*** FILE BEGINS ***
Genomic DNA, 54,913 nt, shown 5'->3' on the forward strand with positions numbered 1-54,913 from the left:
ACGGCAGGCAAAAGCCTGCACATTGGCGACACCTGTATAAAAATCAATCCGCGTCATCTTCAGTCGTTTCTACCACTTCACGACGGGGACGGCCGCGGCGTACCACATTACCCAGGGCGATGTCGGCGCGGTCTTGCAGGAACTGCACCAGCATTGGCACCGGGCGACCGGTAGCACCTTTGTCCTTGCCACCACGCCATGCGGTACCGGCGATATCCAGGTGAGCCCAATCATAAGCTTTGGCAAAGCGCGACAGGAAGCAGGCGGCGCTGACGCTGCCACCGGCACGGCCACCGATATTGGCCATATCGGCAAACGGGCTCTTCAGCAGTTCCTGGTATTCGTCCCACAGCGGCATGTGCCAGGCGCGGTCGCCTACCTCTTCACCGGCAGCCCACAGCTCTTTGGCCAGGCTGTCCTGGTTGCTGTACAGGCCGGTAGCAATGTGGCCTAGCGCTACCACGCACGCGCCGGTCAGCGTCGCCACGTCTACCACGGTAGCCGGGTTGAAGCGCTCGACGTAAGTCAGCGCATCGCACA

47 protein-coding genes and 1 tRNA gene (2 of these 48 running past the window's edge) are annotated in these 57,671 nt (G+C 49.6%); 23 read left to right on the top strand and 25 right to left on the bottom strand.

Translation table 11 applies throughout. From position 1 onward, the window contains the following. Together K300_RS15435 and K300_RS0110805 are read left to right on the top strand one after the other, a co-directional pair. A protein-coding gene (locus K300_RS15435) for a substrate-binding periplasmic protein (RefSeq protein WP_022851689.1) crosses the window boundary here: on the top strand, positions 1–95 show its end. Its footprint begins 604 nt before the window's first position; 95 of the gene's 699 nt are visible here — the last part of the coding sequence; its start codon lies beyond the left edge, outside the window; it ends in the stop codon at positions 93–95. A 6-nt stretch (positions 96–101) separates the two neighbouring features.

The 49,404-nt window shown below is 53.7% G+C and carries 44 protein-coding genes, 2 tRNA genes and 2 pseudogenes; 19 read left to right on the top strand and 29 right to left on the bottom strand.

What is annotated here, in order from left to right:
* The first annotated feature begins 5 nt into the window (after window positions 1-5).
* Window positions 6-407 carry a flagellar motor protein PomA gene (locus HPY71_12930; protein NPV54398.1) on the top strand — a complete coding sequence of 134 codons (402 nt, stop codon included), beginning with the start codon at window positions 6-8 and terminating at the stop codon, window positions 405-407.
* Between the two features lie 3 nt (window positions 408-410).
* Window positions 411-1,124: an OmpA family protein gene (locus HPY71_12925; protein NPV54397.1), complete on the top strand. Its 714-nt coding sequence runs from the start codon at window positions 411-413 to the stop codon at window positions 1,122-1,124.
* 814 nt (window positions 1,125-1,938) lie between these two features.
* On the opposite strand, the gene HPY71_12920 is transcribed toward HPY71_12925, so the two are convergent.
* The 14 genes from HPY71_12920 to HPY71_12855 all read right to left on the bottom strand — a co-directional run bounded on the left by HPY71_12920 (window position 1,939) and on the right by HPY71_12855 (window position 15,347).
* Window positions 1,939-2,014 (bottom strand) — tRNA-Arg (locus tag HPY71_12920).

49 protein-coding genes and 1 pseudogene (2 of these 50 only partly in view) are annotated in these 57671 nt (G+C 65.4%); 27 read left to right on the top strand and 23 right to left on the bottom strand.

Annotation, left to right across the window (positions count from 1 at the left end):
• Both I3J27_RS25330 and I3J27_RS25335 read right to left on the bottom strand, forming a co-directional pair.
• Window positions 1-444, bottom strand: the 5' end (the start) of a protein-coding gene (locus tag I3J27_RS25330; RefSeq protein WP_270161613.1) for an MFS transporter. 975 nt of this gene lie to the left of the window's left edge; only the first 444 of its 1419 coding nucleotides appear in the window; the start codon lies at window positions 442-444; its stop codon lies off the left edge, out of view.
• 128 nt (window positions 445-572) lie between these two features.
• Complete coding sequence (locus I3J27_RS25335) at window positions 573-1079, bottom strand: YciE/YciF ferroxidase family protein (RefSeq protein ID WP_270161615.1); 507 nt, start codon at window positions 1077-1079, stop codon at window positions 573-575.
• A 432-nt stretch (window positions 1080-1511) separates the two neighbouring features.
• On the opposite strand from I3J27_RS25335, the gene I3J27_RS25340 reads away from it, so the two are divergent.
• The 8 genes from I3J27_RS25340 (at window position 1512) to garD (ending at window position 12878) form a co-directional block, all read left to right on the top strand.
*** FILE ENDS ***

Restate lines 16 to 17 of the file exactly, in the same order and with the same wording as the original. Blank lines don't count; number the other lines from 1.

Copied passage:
Annotation, left to right across the window (positions count from 1 at the left end):
• Both I3J27_RS25330 and I3J27_RS25335 read right to left on the bottom strand, forming a co-directional pair.